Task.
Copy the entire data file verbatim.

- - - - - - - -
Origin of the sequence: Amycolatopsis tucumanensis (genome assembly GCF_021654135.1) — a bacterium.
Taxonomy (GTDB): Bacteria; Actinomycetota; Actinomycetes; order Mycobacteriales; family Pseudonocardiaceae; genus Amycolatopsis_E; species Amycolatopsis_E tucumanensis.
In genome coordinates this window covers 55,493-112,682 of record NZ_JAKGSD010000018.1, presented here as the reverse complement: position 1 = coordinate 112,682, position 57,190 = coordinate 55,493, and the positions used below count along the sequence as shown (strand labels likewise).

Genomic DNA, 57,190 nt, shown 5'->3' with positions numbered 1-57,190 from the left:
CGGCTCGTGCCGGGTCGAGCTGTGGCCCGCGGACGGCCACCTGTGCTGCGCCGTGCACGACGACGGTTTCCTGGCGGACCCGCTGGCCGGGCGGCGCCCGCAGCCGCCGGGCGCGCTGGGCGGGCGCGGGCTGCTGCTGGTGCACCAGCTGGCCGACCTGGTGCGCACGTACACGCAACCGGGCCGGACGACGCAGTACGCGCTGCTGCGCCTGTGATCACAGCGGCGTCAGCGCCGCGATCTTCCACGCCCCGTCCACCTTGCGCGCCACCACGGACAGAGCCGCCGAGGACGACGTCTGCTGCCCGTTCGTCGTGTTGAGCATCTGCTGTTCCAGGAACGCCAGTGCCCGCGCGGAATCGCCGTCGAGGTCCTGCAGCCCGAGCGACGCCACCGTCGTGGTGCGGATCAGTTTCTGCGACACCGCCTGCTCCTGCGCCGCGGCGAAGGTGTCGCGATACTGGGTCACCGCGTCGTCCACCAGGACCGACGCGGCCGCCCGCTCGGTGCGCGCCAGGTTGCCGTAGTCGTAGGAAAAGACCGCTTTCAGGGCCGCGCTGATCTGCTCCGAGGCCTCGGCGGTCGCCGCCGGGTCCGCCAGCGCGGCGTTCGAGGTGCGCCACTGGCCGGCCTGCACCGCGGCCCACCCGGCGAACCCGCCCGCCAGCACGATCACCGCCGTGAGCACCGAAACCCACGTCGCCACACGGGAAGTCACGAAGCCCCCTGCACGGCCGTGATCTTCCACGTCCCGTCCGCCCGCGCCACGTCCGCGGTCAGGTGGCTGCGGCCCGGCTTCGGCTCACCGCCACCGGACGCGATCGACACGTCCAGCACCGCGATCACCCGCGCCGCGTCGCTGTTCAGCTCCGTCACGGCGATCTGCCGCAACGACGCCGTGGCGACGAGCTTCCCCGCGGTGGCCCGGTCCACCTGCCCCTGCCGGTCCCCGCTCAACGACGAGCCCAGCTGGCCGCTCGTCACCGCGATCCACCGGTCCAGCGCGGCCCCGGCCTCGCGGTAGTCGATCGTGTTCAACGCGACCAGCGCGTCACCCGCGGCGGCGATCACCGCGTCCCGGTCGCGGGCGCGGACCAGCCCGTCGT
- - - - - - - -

Origin of the sequence: Amycolatopsis tucumanensis (genome assembly GCF_021654135.1) — a bacterium.
Taxonomy (GTDB): Bacteria; Actinomycetota; Actinomycetes; order Mycobacteriales; family Pseudonocardiaceae; genus Amycolatopsis_E; species Amycolatopsis_E tucumanensis.
In genome coordinates this window covers 55,493-112,682 of record NZ_JAKGSD010000018.1, presented here as the reverse complement: position 1 = coordinate 112,682, position 57,190 = coordinate 55,493, and the positions used below count along the sequence as shown (strand labels likewise).

Genomic DNA, 57,190 nt, shown 5'->3' with positions numbered 1-57,190 from the left:
CGGCTCGTGCCGGGTCGAGCTGTGGCCCGCGGACGGCCACCTGTGCTGCGCCGTGCACGACGACGGTTTCCTGGCGGACCCGCTGGCCGGGCGGCGCCCGCAGCCGCCGGGCGCGCTGGGCGGGCGCGGGCTGCTGCTGGTGCACCAGCTGGCCGACCTGGTGCGCACGTACACGCAACCGGGCCGGACGACGCAGTACGCGCTGCTGCGCCTGTGATCACAGCGGCGTCAGCGCCGCGATCTTCCACGCCCCGTCCACCTTGCGCGCCACCACGGACAGAGCCGCCGAGGACGACGTCTGCTGCCCGTTCGTCGTGTTGAGCATCTGCTGTTCCAGGAACGCCAGTGCCCGCGCGGAATCGCCGTCGAGGTCCTGCAGCCCGAGCGACGCCACCGTCGTGGTGCGGATCAGTTTCTGCGACACCGCCTGCTCCTGCGCCGCGGCGAAGGTGTCGCGATACTGGGTCACCGCGTCGTCCACCAGGACCGACGCGGCCGCCCGCTCGGTGCGCGCCAGGTTGCCGTAGTCGTAGGAAAAGACCGCTTTCAGGGCCGCGCTGATCTGCTCCGAGGCCTCGGCGGTCGCCGCCGGGTCCGCCAGCGCGGCGTTCGAGGTGCGCCACTGGCCGGCCTGCACCGCGGCCCACCCGGCGAACCCGCCCGCCAGCACGATCACCGCCGTGAGCACCGAAACCCACGTCGCCACACGGGAAGTCACGAAGCCCCCTGCACGGCCGTGATCTTCCACGTCCCGTCCGCCCGCGCCACGTCCGCGGTCAGGTGGCTGCGGCCCGGCTTCGGCTCACCGCCACCGGACGCGATCGACACGTCCAGCACCGCGATCACCCGCGCCGCGTCGCTGTTCAGCTCCGTCACGGCGATCTGCCGCAACGACGCCGTGGCGACGAGCTTCCCCGCGGTGGCCCGGTCCACCTGCCCCTGCCGGTCCCCGCTCAACGACGAGCCCAGCTGGCCGCTCGTCACCGCGATCCACCGGTCCAGCGCGGCCCCGGCCTCGCGGTAGTCGATCGTGTTCAACGCGACCAGCGCGTCACCCGCGGCGGCGATCACCGCGTCCCGGTCGCGGGCGCGGACCAGCCCGTCGT